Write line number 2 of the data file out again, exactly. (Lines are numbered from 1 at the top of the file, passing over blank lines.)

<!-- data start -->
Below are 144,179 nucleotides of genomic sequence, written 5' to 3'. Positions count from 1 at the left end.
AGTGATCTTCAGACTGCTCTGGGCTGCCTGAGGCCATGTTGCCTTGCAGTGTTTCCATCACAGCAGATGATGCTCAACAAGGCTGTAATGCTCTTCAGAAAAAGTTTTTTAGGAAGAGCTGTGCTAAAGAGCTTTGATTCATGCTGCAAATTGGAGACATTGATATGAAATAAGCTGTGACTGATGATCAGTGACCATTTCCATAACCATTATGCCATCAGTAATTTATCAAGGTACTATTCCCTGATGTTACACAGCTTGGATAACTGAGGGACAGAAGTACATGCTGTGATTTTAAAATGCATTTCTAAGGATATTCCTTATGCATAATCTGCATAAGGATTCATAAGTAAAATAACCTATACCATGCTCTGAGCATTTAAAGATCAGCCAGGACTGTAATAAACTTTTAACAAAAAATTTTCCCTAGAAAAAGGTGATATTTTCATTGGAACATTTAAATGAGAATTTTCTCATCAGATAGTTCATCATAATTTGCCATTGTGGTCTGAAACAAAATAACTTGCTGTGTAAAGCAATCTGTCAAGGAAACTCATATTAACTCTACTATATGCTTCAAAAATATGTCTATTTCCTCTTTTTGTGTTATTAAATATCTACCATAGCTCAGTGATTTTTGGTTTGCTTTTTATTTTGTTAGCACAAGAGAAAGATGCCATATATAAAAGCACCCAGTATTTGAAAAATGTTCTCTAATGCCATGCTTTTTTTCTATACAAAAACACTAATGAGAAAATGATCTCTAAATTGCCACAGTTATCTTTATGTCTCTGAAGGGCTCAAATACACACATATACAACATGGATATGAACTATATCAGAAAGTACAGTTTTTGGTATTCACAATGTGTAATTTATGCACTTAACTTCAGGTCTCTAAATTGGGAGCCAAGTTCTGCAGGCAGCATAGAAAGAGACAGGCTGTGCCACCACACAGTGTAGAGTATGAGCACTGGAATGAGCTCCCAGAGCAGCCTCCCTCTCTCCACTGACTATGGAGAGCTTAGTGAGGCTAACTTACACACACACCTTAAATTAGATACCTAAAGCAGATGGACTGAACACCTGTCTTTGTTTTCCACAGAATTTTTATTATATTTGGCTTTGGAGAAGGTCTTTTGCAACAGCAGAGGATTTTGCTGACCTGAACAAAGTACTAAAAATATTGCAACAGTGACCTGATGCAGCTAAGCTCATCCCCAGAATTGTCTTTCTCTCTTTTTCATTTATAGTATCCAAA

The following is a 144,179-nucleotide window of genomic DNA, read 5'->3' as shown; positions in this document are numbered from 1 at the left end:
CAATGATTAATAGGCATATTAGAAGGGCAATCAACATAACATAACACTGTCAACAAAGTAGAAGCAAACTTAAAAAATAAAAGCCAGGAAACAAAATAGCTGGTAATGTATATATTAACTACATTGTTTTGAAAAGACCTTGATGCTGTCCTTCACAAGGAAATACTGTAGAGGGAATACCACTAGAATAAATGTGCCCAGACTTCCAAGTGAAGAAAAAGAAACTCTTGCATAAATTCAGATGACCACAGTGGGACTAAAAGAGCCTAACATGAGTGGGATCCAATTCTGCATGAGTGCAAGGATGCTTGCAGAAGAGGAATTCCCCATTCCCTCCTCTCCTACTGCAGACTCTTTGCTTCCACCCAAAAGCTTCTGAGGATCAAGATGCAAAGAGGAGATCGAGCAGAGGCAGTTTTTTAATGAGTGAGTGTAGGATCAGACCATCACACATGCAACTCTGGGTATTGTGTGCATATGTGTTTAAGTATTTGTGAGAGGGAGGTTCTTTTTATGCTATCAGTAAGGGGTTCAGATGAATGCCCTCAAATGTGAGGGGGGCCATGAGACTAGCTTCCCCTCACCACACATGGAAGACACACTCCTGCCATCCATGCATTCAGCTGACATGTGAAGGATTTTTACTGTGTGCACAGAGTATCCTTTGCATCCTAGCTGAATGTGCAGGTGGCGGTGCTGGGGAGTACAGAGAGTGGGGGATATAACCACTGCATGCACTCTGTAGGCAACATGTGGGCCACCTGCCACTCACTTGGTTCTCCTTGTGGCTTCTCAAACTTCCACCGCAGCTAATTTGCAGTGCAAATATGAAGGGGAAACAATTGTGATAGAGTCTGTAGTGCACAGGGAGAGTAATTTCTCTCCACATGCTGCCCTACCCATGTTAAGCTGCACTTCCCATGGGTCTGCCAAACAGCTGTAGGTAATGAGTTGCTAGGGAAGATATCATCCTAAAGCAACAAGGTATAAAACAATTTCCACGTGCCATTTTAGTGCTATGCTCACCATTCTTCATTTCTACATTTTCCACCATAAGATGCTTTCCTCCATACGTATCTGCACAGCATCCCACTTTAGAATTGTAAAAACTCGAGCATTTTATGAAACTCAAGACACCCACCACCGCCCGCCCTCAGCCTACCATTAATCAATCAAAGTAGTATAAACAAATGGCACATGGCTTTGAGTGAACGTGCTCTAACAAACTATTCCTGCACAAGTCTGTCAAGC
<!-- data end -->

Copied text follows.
AGTGATCTTCAGACTGCTCTGGGCTGCCTGAGGCCATGTTGCCTTGCAGTGTTTCCATCACAGCAGATGATGCTCAACAAGGCTGTAATGCTCTTCAGAAAAAGTTTTTTAGGAAGAGCTGTGCTAAAGAGCTTTGATTCATGCTGCAAATTGGAGACATTGATATGAAATAAGCTGTGACTGATGATCAGTGACCATTTCCATAACCATTATGCCATCAGTAATTTATCAAGGTACTATTCCCTGATGTTACACAGCTTGGATAACTGAGGGACAGAAGTACATGCTGTGATTTTAAAATGCATTTCTAAGGATATTCCTTATGCATAATCTGCATAAGGATTCATAAGTAAAATAACCTATACCATGCTCTGAGCATTTAAAGATCAGCCAGGACTGTAATAAACTTTTAACAAAAAATTTTCCCTAGAAAAAGGTGATATTTTCATTGGAACATTTAAATGAGAATTTTCTCATCAGATAGTTCATCATAATTTGCCATTGTGGTCTGAAACAAAATAACTTGCTGTGTAAAGCAATCTGTCAAGGAAACTCATATTAACTCTACTATATGCTTCAAAAATATGTCTATTTCCTCTTTTTGTGTTATTAAATATCTACCATAGCTCAGTGATTTTTGGTTTGCTTTTTATTTTGTTAGCACAAGAGAAAGATGCCATATATAAAAGCACCCAGTATTTGAAAAATGTTCTCTAATGCCATGCTTTTTTTCTATACAAAAACACTAATGAGAAAATGATCTCTAAATTGCCACAGTTATCTTTATGTCTCTGAAGGGCTCAAATACACACATATACAACATGGATATGAACTATATCAGAAAGTACAGTTTTTGGTATTCACAATGTGTAATTTATGCACTTAACTTCAGGTCTCTAAATTGGGAGCCAAGTTCTGCAGGCAGCATAGAAAGAGACAGGCTGTGCCACCACACAGTGTAGAGTATGAGCACTGGAATGAGCTCCCAGAGCAGCCTCCCTCTCTCCACTGACTATGGAGAGCTTAGTGAGGCTAACTTACACACACACCTTAAATTAGATACCTAAAGCAGATGGACTGAACACCTGTCTTTGTTTTCCACAGAATTTTTATTATATTTGGCTTTGGAGAAGGTCTTTTGCAACAGCAGAGGATTTTGCTGACCTGAACAAAGTACTAAAAATATTGCAACAGTGACCTGATGCAGCTAAGCTCATCCCCAGAATTGTCTTTCTCTCTTTTTCATTTATAGTATCCAAA